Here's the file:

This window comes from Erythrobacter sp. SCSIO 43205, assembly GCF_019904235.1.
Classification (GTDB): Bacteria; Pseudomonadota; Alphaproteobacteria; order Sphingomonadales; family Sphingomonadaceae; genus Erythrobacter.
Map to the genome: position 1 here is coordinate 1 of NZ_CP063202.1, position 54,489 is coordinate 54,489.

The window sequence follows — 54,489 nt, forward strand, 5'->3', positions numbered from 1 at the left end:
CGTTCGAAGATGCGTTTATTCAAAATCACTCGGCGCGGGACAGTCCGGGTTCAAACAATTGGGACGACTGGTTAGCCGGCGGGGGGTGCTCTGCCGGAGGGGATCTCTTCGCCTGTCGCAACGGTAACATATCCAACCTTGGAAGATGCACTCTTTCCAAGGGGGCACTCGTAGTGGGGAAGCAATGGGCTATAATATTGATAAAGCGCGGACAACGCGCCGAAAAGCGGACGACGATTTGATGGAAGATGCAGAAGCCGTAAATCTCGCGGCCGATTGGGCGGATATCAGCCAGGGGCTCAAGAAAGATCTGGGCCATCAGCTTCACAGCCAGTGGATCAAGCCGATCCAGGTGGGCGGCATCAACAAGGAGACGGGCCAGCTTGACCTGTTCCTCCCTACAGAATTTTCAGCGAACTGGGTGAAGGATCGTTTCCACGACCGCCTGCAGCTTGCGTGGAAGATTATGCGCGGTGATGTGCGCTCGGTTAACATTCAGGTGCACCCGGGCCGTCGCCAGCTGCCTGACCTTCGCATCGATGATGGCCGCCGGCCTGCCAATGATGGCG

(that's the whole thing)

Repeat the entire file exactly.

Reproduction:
This window comes from Erythrobacter sp. SCSIO 43205, assembly GCF_019904235.1.
Classification (GTDB): Bacteria; Pseudomonadota; Alphaproteobacteria; order Sphingomonadales; family Sphingomonadaceae; genus Erythrobacter.
Map to the genome: position 1 here is coordinate 1 of NZ_CP063202.1, position 54,489 is coordinate 54,489.

The window sequence follows — 54,489 nt, forward strand, 5'->3', positions numbered from 1 at the left end:
CGTTCGAAGATGCGTTTATTCAAAATCACTCGGCGCGGGACAGTCCGGGTTCAAACAATTGGGACGACTGGTTAGCCGGCGGGGGGTGCTCTGCCGGAGGGGATCTCTTCGCCTGTCGCAACGGTAACATATCCAACCTTGGAAGATGCACTCTTTCCAAGGGGGCACTCGTAGTGGGGAAGCAATGGGCTATAATATTGATAAAGCGCGGACAACGCGCCGAAAAGCGGACGACGATTTGATGGAAGATGCAGAAGCCGTAAATCTCGCGGCCGATTGGGCGGATATCAGCCAGGGGCTCAAGAAAGATCTGGGCCATCAGCTTCACAGCCAGTGGATCAAGCCGATCCAGGTGGGCGGCATCAACAAGGAGACGGGCCAGCTTGACCTGTTCCTCCCTACAGAATTTTCAGCGAACTGGGTGAAGGATCGTTTCCACGACCGCCTGCAGCTTGCGTGGAAGATTATGCGCGGTGATGTGCGCTCGGTTAACATTCAGGTGCACCCGGGCCGTCGCCAGCTGCCTGACCTTCGCATCGATGATGGCCGCCGGCCTGCCAATGATGGCG